In one embodiment, a photosensor 134, such as those well known in the art, activates the restricted visibility actuator 132 to generate a signal according to the specific situation. The photosensor 134 may be located on the marine vessel in a position that may readily detect restricted visibility situations. Advantageously, the photosensor signal 134 automatically generates the restricted visibility actuator 132 in restricted visibility situations. The photosensor signal 134 ensures that the operator of a marine vessel has the correct navigation lights displayed and or sound signals sounded.

Alternatively, the restricted visibility actuator 132 may be a switch 136 which is manually activated. As previously indicated, the restricted visibility switch 136 may be a depressable switch located on the selection actuator 35 located next to the steering wheel 34. Alternatively, the restricted visibility switch 136 is a depressable switch located on the control panel 36. In addition, an operator of marine vessel may depress manual switch 136 to deactivate the navigation lights that were activated by photosensor signal 134 or by manual switch 136.

The restricted visibility warning sound signal may be actuated in conditions of restricted visibility in accordance with motor boat rules; that is, the restricted visibility warning section 130 actuates the restricted visibility actuator 132 to generate a restricted visibility warning signal comprising one short blast, having a duration of approximately one to two seconds, actuated approximately every two minutes. The restricted visibility warning signal in accordance with power boat rules, will continue to generate a signal until a photosensor 134 detects that the restricted visibility condition has ceased or until the operator of a marine vessel depresses the restricted visibility actuator 132 by means of the restricted visibility manual switch 136.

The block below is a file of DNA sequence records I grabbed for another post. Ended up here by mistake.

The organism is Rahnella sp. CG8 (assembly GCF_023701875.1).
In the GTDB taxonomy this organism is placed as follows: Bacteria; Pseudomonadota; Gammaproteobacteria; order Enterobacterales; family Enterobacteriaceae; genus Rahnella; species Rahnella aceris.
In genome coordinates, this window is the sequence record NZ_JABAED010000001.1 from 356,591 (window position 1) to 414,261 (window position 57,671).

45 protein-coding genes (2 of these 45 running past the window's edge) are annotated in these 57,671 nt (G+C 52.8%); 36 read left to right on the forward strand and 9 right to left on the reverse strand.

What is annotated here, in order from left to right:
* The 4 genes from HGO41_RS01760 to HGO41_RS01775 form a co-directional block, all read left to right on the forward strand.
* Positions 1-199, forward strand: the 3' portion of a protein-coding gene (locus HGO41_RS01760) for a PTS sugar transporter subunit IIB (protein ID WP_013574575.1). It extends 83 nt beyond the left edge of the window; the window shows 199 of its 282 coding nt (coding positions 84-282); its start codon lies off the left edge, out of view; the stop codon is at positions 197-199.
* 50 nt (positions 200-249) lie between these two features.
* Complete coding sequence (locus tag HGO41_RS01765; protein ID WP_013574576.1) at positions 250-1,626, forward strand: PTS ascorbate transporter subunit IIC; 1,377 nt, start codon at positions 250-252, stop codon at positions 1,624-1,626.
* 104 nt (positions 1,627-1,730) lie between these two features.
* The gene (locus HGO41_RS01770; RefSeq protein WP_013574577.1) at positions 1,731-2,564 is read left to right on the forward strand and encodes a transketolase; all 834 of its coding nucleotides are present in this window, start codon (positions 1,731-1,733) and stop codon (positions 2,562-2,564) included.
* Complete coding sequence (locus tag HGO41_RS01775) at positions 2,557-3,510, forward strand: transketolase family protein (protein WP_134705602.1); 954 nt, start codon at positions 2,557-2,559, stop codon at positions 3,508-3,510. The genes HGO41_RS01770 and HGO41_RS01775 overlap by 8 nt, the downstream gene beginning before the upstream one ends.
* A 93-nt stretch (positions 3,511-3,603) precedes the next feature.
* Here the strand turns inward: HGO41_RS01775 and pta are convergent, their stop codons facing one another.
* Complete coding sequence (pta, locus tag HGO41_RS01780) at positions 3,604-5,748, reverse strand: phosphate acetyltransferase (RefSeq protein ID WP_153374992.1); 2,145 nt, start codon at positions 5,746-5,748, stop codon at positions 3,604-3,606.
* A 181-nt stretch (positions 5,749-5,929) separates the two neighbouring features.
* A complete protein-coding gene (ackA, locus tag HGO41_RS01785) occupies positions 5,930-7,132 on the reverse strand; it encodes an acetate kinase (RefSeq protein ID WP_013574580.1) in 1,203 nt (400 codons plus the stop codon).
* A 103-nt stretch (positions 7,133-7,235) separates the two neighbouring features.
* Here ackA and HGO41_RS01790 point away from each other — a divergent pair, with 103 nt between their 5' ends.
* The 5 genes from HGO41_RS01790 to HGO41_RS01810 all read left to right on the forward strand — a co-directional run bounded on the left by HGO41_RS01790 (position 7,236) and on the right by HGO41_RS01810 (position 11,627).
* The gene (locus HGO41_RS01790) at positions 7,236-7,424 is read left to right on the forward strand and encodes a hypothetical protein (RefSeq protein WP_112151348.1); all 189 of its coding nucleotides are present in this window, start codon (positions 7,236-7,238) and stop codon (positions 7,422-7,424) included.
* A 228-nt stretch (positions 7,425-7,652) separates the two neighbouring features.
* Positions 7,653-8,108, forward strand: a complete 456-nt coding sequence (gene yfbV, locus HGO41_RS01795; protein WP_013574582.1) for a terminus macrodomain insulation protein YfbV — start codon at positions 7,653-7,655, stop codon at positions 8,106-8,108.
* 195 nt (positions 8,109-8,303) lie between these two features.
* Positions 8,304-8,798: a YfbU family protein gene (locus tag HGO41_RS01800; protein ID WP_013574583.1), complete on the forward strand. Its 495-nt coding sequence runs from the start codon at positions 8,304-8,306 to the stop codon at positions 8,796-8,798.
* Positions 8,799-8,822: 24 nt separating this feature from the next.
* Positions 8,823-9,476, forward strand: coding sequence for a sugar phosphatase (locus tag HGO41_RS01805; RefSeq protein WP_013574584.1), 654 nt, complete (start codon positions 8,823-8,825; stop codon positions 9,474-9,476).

In another embodiment, the restricted visibility warning signal may be actuated in accordance with sailing vessel rules, so that the restricted visibility warning section 130 actuates the restricted visibility actuator 132 to generate a restricted visibility warning sound signal comprising one prolonged blast, having a duration of approximately one to two seconds, actuated approximately every two minutes. As above, the restricted visibility warning signal will continue to generate a signal until photosensor 134 detects that the restricted visibility condition has ceased or until a marine vessel operator depresses the restricted visibility actuator 132.